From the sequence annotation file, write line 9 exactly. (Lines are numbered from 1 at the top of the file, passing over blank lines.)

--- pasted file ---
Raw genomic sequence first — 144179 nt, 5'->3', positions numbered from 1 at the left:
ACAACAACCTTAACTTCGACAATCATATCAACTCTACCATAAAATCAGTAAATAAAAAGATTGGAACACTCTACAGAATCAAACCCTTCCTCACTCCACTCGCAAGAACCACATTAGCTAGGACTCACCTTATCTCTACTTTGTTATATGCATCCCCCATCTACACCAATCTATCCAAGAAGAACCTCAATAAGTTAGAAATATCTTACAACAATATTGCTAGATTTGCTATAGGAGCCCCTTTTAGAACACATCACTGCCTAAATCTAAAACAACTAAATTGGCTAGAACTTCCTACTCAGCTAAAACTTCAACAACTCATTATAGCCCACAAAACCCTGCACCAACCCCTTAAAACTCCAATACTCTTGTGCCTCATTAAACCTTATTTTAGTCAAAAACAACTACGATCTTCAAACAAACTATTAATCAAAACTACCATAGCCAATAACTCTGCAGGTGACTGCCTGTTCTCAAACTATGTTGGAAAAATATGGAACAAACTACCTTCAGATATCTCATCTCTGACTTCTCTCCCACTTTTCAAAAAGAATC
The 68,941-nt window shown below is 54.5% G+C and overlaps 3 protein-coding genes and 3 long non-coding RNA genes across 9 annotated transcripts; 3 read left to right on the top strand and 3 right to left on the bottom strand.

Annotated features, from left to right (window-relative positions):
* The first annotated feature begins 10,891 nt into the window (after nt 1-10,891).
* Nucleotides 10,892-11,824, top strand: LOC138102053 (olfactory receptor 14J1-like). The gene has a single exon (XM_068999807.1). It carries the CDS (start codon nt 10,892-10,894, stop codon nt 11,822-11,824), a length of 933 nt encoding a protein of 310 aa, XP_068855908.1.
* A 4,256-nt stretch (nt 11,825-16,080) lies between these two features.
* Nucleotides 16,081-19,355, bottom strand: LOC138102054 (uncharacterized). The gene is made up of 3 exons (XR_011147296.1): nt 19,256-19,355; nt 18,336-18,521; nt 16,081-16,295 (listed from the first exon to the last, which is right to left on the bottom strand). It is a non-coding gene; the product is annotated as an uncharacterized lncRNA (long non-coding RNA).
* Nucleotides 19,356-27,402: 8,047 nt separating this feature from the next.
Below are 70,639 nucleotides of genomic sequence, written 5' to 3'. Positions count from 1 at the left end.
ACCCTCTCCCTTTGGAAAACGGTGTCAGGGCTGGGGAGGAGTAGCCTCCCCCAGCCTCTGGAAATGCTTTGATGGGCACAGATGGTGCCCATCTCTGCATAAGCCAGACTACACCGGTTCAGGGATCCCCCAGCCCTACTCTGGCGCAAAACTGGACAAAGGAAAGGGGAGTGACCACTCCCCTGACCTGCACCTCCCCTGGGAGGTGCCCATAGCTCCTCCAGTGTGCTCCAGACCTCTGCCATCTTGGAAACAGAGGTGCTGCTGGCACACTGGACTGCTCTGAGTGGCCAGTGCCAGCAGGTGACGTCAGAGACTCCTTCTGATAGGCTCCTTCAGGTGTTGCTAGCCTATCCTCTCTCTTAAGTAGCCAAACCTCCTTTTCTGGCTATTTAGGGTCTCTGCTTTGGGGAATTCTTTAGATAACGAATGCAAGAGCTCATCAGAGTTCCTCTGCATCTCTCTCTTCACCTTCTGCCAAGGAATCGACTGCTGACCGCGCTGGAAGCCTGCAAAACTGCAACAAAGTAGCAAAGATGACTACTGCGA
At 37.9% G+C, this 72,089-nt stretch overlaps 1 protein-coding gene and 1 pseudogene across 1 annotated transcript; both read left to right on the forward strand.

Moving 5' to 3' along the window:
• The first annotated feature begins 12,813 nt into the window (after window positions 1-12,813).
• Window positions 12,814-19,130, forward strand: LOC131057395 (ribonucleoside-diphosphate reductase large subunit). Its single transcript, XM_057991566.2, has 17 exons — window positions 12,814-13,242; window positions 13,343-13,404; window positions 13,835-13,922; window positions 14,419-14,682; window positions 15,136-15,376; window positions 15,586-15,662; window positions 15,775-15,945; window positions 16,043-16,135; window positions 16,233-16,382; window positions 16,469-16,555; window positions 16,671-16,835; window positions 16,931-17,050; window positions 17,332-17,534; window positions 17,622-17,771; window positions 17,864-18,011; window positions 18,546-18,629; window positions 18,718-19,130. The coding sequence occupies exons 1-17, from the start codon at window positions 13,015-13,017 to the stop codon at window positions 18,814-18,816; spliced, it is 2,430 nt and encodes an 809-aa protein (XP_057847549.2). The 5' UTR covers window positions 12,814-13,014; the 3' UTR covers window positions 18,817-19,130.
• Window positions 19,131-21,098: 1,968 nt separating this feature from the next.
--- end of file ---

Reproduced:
* Nucleotides 19,356-27,402: 8,047 nt separating this feature from the next.